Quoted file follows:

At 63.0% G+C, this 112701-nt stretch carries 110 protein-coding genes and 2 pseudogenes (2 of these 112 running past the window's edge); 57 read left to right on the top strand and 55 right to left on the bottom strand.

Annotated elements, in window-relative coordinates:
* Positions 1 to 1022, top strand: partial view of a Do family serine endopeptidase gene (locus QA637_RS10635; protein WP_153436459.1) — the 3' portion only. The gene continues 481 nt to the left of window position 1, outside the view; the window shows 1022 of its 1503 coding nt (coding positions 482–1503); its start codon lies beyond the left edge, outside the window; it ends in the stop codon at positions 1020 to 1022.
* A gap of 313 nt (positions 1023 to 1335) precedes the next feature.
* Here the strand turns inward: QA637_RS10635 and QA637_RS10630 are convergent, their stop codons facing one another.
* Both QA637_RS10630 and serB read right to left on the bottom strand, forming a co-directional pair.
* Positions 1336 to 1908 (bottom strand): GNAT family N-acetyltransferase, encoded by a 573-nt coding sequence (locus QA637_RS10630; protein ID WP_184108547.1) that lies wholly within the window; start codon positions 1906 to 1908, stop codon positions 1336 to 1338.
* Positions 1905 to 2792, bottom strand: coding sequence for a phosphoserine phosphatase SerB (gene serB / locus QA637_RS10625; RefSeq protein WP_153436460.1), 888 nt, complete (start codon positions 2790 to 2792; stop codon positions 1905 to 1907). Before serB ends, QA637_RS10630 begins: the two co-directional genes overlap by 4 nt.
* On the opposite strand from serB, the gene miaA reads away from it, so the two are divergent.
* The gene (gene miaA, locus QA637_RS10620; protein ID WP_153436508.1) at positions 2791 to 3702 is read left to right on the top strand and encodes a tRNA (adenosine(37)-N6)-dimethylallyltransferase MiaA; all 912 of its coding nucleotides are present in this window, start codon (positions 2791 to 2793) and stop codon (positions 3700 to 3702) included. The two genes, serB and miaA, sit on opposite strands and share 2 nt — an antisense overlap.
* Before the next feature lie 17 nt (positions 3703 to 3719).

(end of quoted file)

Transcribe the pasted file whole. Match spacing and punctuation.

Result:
At 63.0% G+C, this 112701-nt stretch carries 110 protein-coding genes and 2 pseudogenes (2 of these 112 running past the window's edge); 57 read left to right on the top strand and 55 right to left on the bottom strand.

Annotated elements, in window-relative coordinates:
* Positions 1 to 1022, top strand: partial view of a Do family serine endopeptidase gene (locus QA637_RS10635; protein WP_153436459.1) — the 3' portion only. The gene continues 481 nt to the left of window position 1, outside the view; the window shows 1022 of its 1503 coding nt (coding positions 482–1503); its start codon lies beyond the left edge, outside the window; it ends in the stop codon at positions 1020 to 1022.
* A gap of 313 nt (positions 1023 to 1335) precedes the next feature.
* Here the strand turns inward: QA637_RS10635 and QA637_RS10630 are convergent, their stop codons facing one another.
* Both QA637_RS10630 and serB read right to left on the bottom strand, forming a co-directional pair.
* Positions 1336 to 1908 (bottom strand): GNAT family N-acetyltransferase, encoded by a 573-nt coding sequence (locus QA637_RS10630; protein ID WP_184108547.1) that lies wholly within the window; start codon positions 1906 to 1908, stop codon positions 1336 to 1338.
* Positions 1905 to 2792, bottom strand: coding sequence for a phosphoserine phosphatase SerB (gene serB / locus QA637_RS10625; RefSeq protein WP_153436460.1), 888 nt, complete (start codon positions 2790 to 2792; stop codon positions 1905 to 1907). Before serB ends, QA637_RS10630 begins: the two co-directional genes overlap by 4 nt.
* On the opposite strand from serB, the gene miaA reads away from it, so the two are divergent.
* The gene (gene miaA, locus QA637_RS10620; protein ID WP_153436508.1) at positions 2791 to 3702 is read left to right on the top strand and encodes a tRNA (adenosine(37)-N6)-dimethylallyltransferase MiaA; all 912 of its coding nucleotides are present in this window, start codon (positions 2791 to 2793) and stop codon (positions 3700 to 3702) included. The two genes, serB and miaA, sit on opposite strands and share 2 nt — an antisense overlap.
* Before the next feature lie 17 nt (positions 3703 to 3719).